Over a 15 month period, our renegade bunch of retail futurists executed a ton of analysis, unearthed scary findings (we had over 200 different 1-800 numbers!), delivered PowerPoint presentations bursting with jargon and coined memorable catch-phrases (my favorite: “silos belong on farms”). We also gained a deep appreciation for the barriers erected by organizations steeped in product and channel-centric thinking and behavior.
Once we wrapped up our work–and having blown through something like $7 million– we couldn’t point to many immediate high ROI recommendations. But our work did lead to an acceleration of investment in sears.com, building systems to create a single view of the customer and the formation of a central CRM group that yielded a lot of actionable customer insight. We also developed the confidence to make pioneering investments in critical cross-channel capabilities such as ordering on-line and picking up in-store.
Personally I gained a very firm understanding of what is required to design a customer-centric strategy and implement a frictionless, channel-agnostic experience–which I was able to leverage once I moved on to the Neiman Marcus Group and in the years since I’ve been a consultant.
The purpose of this story, however, is not to regale you with my multi-channel bona fides.
The real point is that despite all the recent fervor around omni-channel this and omni-channel that, if you were really paying attention at any time during the past ten years or so, it has been blindingly obvious that digital technology was going to dramatically change the retail customer experience.
If you were really paying attention, you would know that Sears (and others) were publicly discussing the higher spend and engagement rates of multiple channels shoppers as early as 2003.
If you were really paying attention, you would know that companies like Nordstrom have been investing heavily in channel integration technology and processes for nearly a decade.
So if you are just starting to take customer-centricity seriously now–if you are peppering your earnings reports, industry conference presentations and investor meetings with little anecdotes about cross-channel customer behavior and the omni-channel blur as if this all just started happening–all this proves is that you were not paying enough attention years ago. One has to wonder what other game-changing stuff you are years behind on.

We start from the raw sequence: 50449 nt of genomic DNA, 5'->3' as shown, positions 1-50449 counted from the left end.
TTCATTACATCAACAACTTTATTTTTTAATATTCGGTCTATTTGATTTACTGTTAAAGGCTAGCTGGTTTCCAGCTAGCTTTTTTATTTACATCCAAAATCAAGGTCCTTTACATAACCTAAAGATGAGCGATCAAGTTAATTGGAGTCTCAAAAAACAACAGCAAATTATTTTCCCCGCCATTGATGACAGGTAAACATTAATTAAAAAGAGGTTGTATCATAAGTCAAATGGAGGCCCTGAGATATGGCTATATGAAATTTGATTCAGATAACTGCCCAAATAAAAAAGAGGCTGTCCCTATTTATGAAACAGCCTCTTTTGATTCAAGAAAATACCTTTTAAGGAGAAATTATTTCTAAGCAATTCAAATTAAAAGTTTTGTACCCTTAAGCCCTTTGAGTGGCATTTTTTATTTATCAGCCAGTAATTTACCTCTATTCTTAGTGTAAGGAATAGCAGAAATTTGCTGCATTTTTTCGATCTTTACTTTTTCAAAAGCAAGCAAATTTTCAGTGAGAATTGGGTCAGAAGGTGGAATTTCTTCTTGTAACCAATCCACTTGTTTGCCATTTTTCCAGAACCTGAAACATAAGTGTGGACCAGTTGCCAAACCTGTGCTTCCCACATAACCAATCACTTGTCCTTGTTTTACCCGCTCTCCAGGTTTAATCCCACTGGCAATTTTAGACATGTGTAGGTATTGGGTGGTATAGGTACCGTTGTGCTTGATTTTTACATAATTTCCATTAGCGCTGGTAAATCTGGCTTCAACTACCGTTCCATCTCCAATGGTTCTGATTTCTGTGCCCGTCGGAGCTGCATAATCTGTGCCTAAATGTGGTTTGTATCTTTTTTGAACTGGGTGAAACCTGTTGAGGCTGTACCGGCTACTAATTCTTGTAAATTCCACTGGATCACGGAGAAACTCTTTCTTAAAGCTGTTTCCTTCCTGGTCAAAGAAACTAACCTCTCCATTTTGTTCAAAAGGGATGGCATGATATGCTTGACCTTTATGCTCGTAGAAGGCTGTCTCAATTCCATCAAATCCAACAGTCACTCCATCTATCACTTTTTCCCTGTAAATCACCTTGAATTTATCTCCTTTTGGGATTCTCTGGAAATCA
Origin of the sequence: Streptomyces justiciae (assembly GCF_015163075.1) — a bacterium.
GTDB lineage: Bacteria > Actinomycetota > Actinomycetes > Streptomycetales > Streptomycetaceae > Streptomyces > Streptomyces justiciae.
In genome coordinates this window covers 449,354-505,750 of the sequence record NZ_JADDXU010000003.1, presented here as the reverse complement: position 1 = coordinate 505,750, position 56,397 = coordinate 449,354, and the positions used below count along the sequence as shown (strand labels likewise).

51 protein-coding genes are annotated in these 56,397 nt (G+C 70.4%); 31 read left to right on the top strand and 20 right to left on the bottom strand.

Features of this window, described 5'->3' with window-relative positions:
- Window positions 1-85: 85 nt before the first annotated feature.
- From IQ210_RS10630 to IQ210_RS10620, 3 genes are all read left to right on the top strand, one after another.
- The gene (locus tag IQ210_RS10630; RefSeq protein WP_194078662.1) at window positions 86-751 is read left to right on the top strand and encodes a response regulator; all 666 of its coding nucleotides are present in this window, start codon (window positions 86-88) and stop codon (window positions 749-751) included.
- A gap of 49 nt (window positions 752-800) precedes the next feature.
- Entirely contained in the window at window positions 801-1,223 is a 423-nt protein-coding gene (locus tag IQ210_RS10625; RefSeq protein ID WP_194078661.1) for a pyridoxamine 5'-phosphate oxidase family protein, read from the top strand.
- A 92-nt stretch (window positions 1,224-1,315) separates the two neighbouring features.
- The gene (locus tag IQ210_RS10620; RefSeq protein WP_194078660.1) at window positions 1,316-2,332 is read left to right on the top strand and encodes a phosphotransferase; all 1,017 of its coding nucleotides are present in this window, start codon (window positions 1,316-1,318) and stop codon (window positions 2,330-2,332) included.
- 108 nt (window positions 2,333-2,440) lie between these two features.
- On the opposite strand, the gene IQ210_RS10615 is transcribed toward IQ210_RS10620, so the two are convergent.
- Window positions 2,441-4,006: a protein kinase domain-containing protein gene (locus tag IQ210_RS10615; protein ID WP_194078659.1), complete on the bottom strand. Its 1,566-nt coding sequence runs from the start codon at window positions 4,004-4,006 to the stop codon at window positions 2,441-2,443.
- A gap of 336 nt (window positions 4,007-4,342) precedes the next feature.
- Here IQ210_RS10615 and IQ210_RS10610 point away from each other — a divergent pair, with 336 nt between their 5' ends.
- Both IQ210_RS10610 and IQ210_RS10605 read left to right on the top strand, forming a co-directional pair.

Of course as Seth reminds us: “The best time to start was a while ago. The second best time to start is today.”
Leading through innovation starts first with awareness. Which needs to be followed with acceptance.
It’s a choice what you decide to pay attention to. And it’s a choice to act and to act boldly. Ultimately nothing matters without action.
It’s later than you think.
Whether we acknowledge it or not, much of the time many of us are playing to one or more juries.
I’m not talking about a literal jury–or even one of those goofy panels HLN puts together for sensational legal cases.
I’m talking about those sometimes nameless and faceless people that we consciously or unconsciously allow to drive our attitudes and behaviors.
We not only believe that there are these groups of people who are out there constantly judging us, but we take action to seek their approval, to get them to agree with us, to persuade them to buy whatever it is we are selling. To try to make them like us.
There are useful juries of course. Hopefully we all have friends, confidants or other members of our tribe whose input is trusted and valuable. They help us sharpen our message and fine-tune our product or service. They give us confidence to walk through our fear.
The customers we have or want are useful juries as well. Ultimately if they aren’t voting on behalf of our value proposition it matters a lot. And we have the choice to adjust our strategy and try to win them back, or move on to something new.
The useless jury, however, is the most pernicious.
Sometimes they take the form of the relentless defender of the status quo. They are filled with fear and hate most change, particularly if it might somehow reflect badly on them.
Sometimes they are the folks that aren’t engaged enough with your project to fully understand what it is about and who it is for–and you are powerless to change that. If they aren’t willing to do the work, they don’t get a vote.
Mostly, though, the juries that bring us down–that keep us stuck–are those whose judgment is irrelevant, yet somehow we feel compelled to listen.
When, as Seth reminds us, you choose your customer first then you can be emboldened to say and accept that “this is not for you.” And if it’s not for them, why does their opinion matter, why do you have to listen, why let them hold you back?
It’s time to dismiss all the useless juries in your life.